Then Earl Godwine 51 was indignant that such things should happen in his earldom, and he began to gather his people from all over his earldom, and Earl Swein 3 his son did the same over all his, and Harold 3 his other son over all his. And they all assembled in Gloucestershire at Langtree, a great and innumerable force all ready to do battle against the king unless Eustace 1 were surrendered and his men handed over to them, as well as the Frenchmen [Anonymi 10007] who were in the castle. This was done a week before the feast of St Mary [8 September].

King Edward 15 was then residing at Gloucester. He sent for Earl Leofric 49, and to the north for Earl Siweard 11, and asked for their troops. And they came to him at first with a small force, but after they had understood how things were in the south, they sent north throughout all their earldoms and had a great army [fyrd] called out for the help of their lord [hlaford], and Ralph 1 [John of Worcester says: son of Gode 2, King Edward 15’s sister] did the same throughout his earldom; and they all came to Gloucester to the help of the king, though it was late. They were all so much in agreement with the king that they were willing to attack the army of Godwine 51 if the king had wished them to do so.

Then some of them thought it would be a great piece of folly if they joined battle, for in the two hosts there was most of what was noblest in England, and they considered that they would be opening a way for our enemies to enter the country and to cause great ruin among ourselves. They advised the exchange of hostages, and they issued summonses for a meeting at London; the folk throughout all this northern province, in Siweard 11’s earldom and Leofric 49’s and elsewhere, were ordered to go there. And Earl Godwine 51 and his sons were to come there to defend themselves. Then they came to Southwark, and a great number of them from Wessex, but his force dwindled more and more as time passed. And all the thegns [Anonymi 10008] of Earl Harold 3 his son were transferred to the king’s allegiance, and Earl Swein 3 his other son was outlawed. Then it did not suit him to come to defend himself against the king and against the force that was with the king.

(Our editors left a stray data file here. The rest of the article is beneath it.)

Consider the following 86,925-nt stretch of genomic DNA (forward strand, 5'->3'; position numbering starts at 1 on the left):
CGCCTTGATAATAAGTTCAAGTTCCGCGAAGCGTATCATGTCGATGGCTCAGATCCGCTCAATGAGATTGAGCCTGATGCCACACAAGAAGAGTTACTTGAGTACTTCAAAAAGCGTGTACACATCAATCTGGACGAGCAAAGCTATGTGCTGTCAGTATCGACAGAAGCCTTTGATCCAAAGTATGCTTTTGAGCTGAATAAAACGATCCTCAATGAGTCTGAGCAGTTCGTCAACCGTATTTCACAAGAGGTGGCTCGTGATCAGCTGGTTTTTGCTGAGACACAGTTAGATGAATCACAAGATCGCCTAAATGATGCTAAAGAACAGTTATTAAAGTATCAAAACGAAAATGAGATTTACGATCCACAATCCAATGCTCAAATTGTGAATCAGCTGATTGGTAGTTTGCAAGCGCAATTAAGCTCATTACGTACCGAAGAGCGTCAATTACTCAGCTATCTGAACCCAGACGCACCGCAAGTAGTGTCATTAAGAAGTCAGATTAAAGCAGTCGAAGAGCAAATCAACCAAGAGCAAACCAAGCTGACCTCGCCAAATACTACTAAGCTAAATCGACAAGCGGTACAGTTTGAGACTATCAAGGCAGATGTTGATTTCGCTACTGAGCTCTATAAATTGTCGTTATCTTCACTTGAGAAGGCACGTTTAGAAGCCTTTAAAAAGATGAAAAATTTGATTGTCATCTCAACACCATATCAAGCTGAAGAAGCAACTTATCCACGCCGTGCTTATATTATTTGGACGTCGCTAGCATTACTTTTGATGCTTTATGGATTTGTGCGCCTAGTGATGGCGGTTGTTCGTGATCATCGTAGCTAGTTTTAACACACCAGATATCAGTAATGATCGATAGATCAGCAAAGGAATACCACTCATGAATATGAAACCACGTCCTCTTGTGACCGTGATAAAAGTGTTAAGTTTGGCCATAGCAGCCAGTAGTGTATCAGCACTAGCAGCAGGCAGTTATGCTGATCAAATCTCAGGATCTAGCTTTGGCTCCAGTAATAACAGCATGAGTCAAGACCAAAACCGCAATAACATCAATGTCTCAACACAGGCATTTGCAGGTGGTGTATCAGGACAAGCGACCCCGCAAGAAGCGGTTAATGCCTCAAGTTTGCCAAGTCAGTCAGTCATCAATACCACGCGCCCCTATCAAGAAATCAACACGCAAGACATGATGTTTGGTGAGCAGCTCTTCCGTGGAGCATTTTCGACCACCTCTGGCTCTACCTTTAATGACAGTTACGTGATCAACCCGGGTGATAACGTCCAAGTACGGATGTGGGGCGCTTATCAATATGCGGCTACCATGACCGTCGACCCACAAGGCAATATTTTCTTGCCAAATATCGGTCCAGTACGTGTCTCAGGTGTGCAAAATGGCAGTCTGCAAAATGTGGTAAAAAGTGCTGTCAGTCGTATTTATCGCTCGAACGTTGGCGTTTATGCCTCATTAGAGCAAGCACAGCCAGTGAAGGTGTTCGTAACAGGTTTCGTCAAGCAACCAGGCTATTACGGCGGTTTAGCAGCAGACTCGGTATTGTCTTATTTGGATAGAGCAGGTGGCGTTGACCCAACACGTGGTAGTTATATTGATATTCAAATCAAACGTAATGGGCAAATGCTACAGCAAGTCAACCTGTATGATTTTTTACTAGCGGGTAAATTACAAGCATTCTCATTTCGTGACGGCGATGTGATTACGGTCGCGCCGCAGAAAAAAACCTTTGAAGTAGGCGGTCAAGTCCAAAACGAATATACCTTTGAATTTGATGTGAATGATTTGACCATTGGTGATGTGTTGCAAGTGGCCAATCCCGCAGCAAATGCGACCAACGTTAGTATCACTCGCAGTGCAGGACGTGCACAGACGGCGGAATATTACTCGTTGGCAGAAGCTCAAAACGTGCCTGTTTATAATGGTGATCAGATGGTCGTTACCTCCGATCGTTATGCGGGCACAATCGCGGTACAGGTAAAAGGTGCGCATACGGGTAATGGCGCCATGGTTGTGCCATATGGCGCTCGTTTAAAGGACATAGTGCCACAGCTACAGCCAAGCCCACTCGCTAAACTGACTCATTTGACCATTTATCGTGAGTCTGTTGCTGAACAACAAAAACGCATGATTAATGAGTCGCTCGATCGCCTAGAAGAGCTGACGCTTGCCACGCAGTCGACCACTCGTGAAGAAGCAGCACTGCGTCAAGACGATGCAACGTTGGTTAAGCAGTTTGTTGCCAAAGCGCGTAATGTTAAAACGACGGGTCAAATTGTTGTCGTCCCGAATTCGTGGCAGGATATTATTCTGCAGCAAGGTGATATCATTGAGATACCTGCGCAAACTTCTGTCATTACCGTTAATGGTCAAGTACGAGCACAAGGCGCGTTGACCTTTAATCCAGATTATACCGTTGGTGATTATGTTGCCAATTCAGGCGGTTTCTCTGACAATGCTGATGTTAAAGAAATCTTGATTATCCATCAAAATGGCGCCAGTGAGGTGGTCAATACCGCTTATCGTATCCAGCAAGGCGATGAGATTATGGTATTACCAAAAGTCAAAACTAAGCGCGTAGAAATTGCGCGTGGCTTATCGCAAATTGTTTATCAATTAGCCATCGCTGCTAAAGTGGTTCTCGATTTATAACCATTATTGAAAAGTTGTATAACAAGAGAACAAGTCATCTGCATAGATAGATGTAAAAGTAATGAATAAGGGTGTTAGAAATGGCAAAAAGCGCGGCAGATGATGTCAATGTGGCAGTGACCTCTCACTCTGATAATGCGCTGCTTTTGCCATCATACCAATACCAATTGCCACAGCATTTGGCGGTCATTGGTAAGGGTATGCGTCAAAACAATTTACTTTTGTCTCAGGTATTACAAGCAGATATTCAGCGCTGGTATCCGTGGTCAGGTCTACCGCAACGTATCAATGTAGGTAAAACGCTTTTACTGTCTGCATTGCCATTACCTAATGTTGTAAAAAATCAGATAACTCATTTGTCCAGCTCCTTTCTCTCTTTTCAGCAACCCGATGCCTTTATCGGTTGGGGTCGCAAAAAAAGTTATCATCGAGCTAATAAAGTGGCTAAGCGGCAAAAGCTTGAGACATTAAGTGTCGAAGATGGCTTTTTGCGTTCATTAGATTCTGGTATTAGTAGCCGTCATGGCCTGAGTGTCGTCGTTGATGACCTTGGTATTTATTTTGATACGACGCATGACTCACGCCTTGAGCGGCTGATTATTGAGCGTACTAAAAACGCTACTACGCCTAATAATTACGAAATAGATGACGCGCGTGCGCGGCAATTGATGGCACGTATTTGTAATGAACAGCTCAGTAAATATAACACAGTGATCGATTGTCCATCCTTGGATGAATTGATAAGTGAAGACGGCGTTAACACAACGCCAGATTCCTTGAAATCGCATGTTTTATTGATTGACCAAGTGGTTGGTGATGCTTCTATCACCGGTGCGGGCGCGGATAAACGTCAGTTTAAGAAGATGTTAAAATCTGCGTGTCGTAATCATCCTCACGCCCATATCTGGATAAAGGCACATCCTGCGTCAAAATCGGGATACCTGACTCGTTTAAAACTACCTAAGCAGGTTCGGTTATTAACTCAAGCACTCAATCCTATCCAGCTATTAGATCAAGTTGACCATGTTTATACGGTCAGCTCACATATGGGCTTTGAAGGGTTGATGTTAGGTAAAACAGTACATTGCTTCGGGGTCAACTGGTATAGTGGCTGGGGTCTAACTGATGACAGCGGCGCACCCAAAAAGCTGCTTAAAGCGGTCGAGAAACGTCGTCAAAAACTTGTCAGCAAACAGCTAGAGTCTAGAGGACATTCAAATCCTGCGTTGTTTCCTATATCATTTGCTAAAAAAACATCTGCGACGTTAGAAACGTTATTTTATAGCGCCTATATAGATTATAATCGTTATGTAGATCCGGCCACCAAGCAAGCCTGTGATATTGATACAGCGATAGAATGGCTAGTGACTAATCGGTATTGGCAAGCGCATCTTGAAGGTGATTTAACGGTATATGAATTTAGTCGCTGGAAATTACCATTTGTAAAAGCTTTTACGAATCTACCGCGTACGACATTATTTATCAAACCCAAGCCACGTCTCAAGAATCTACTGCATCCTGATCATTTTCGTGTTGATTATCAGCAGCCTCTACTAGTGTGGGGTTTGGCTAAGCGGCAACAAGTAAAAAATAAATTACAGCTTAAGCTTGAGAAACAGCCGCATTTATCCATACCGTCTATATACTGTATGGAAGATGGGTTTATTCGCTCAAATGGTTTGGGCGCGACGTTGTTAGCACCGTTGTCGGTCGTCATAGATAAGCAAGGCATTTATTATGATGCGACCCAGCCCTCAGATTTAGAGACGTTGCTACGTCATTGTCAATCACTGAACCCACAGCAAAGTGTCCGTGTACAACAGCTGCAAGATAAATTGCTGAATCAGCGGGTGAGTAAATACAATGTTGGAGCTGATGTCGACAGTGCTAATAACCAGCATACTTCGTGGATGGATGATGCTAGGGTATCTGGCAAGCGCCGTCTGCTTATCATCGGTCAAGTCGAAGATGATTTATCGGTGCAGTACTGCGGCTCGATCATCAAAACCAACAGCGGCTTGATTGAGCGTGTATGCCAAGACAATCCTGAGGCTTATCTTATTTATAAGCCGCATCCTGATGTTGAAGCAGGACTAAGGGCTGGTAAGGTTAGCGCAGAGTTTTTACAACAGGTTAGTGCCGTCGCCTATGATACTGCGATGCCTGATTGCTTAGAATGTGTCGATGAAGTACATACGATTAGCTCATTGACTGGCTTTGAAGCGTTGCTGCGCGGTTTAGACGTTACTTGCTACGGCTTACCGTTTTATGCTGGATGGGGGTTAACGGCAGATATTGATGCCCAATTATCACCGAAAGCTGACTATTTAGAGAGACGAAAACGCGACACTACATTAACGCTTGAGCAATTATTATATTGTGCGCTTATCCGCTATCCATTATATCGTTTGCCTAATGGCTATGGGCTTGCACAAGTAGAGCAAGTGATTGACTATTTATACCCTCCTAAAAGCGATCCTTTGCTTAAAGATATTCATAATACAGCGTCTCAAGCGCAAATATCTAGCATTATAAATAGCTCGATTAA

Then Godwine 51 went away by night, and next morning the king held a meeting of his council and he and all the army declared him an outlaw, and all his sons with him. And he went south to Thorney and so did his wife [Gytha 1] and his sons Swein 3 and Tosti 2, with his wife [Judith 2] who was a kinswoman [mage] of Baldwin 4 of Bruges [Baldwines æt Brycge], and his son Gyrth 1. And Earl Harold 3 and Leofwine 69 went to Bristol to the ship which Earl Swein 3 had equipped and provisioned for himself. And the king sent Bishop Ealdred 37 from London with a force, and they were to intercept him before he got on board, but they could not – or would not. And he went out from the estuary of the Avon, and had such stiff weather that he escaped with difficulty, and he suffered great losses there. He continued his course to Ireland when sailing weather came. And Godwine 51 and those who were with him went from Thorney to Bruges, to Baldwin 4’s country, in one ship with as much treasure for each person as they could stow away. It would have seemed remarkable to everyone in England if anybody had told them that it could happen, because he had been exalted so high, even to the point of ruling the king and all England, and his sons were earls and the king’s favourites [dyrlingas], and his daughter [Eadgyth 3] was married to the king. She was brought to Wherwell and they entrusted her to the abbess [Anonymous 10018].

Then forthwith Earl William 1 came from overseas with a great force [werod] of Frenchmen, and the king received him and as many of his companions [gefera] as suited him, and let him go again. : ASC (C-F) 1042-1087  D 1052 (1051)
 Gruffudd 1.oath to King Edward 15: Earl Leofric 49 came there, and Earl Harold 3 and Bishop Ealdred 37, and made an agreement between them according to which Gruffudd 1 swore oaths that he would be a loyal and faithful underking [underkingc] to King Edward 15. : ASC (C-F) 1042-1087  C 1056 (1056)